Washington Post media reporter Paul Farhi reported in Tuesday’s paper that former NBC and CNN journalist Campbell Brown found a new calling. “After years as a journalist, steeped in notions of fairness and balance, Brown has transformed into an advocate” – against tenure for teachers.
Since taking on the teachers’ unions apparently makes you a public enemy, the Post and Farhi then lined up Diane Ravitch, a former GOP education bureaucrat-turned-lefty, to trash Campbell Brown as a pretty bubblehead who knows nothing:
In today’s New York Times, there is an analysis of former CNN anchor Campbell Brown’s new group, Parents’ Transparency Project, that was established to root out public school employees guilty of sexual misconduct. This is what it says about the ad: “Her case is helped by stark statistics and will appeal to parents who would not want anyone who had been accused of misconduct, no matter how minor, around children. But by blaming unions, and ignoring concerns that the city might impose unnecessarily harsh punishments on employees, she risks inflaming organized labor, and in turn, the Democratic candidates for mayor.” (My emphasis.)
When it comes to the Catholic Church, the New York Times insists on “zero tolerance,” but not when it comes to the public schools. It wants to go light on “minor” offenses, and is strictly opposed to “unnecessarily harsh punishments.”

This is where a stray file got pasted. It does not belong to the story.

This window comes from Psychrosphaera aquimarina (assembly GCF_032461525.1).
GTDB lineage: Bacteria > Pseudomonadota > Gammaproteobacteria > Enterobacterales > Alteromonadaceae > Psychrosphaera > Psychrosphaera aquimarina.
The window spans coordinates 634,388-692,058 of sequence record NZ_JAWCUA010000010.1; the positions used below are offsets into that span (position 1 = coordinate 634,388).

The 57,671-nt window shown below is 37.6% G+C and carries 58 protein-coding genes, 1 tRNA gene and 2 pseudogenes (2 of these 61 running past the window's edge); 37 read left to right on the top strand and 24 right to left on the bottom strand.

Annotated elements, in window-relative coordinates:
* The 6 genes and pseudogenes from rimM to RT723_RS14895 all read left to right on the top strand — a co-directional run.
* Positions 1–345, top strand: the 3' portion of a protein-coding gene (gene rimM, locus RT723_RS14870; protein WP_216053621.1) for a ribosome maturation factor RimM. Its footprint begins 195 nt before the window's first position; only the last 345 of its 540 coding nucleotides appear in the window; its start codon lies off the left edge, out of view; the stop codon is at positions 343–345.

Hours after the Senate Finance Committee rejected the public option as part of the proposed health care “reform” plan, CNN’s Campbell Brown couldn’t seem to find any conservatives to discuss the vote on her program on Tuesday. Her discussion segment brought three liberals to the table- former Clinton labor secretary Robert Reich, Roland Martin, and senior political analyst Gloria Borger.
Brown first turned to Borger, who flatly stated that she thought the public option is dead: “I think it’s pretty dead, Campbell. I think it’s safe to say that right now it looks like it’s a goner.” The analyst continued that “the President has to settle for something less- something that may be a down payment on a public option, if the insurance companies don’t behave themselves. So, I think the President’s going to have to settle for less, and I think he’s signaling that he will settle for less.”